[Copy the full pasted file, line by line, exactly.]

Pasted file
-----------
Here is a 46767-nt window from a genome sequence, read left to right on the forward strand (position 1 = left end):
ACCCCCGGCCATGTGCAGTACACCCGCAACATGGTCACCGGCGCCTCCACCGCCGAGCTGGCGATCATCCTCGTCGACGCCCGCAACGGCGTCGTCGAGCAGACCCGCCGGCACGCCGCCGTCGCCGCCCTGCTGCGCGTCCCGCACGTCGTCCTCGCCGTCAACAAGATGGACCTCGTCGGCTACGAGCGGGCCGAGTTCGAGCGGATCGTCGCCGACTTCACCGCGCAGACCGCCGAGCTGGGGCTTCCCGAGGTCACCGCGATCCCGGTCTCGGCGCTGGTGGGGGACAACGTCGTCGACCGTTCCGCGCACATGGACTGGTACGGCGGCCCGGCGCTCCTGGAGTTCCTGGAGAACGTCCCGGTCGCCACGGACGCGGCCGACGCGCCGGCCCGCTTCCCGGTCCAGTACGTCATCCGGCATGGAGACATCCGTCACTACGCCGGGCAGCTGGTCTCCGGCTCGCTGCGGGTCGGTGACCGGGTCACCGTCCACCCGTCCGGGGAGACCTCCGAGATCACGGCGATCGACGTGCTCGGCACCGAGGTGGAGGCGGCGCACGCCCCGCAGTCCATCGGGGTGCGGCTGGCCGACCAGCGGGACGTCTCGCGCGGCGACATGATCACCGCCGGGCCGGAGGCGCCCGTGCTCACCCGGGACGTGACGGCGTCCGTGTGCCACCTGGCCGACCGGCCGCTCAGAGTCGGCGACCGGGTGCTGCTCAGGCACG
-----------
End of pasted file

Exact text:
Here is a 46767-nt window from a genome sequence, read left to right on the forward strand (position 1 = left end):
ACCCCCGGCCATGTGCAGTACACCCGCAACATGGTCACCGGCGCCTCCACCGCCGAGCTGGCGATCATCCTCGTCGACGCCCGCAACGGCGTCGTCGAGCAGACCCGCCGGCACGCCGCCGTCGCCGCCCTGCTGCGCGTCCCGCACGTCGTCCTCGCCGTCAACAAGATGGACCTCGTCGGCTACGAGCGGGCCGAGTTCGAGCGGATCGTCGCCGACTTCACCGCGCAGACCGCCGAGCTGGGGCTTCCCGAGGTCACCGCGATCCCGGTCTCGGCGCTGGTGGGGGACAACGTCGTCGACCGTTCCGCGCACATGGACTGGTACGGCGGCCCGGCGCTCCTGGAGTTCCTGGAGAACGTCCCGGTCGCCACGGACGCGGCCGACGCGCCGGCCCGCTTCCCGGTCCAGTACGTCATCCGGCATGGAGACATCCGTCACTACGCCGGGCAGCTGGTCTCCGGCTCGCTGCGGGTCGGTGACCGGGTCACCGTCCACCCGTCCGGGGAGACCTCCGAGATCACGGCGATCGACGTGCTCGGCACCGAGGTGGAGGCGGCGCACGCCCCGCAGTCCATCGGGGTGCGGCTGGCCGACCAGCGGGACGTCTCGCGCGGCGACATGATCACCGCCGGGCCGGAGGCGCCCGTGCTCACCCGGGACGTGACGGCGTCCGTGTGCCACCTGGCCGACCGGCCGCTCAGAGTCGGCGACCGGGTGCTGCTCAGGCACG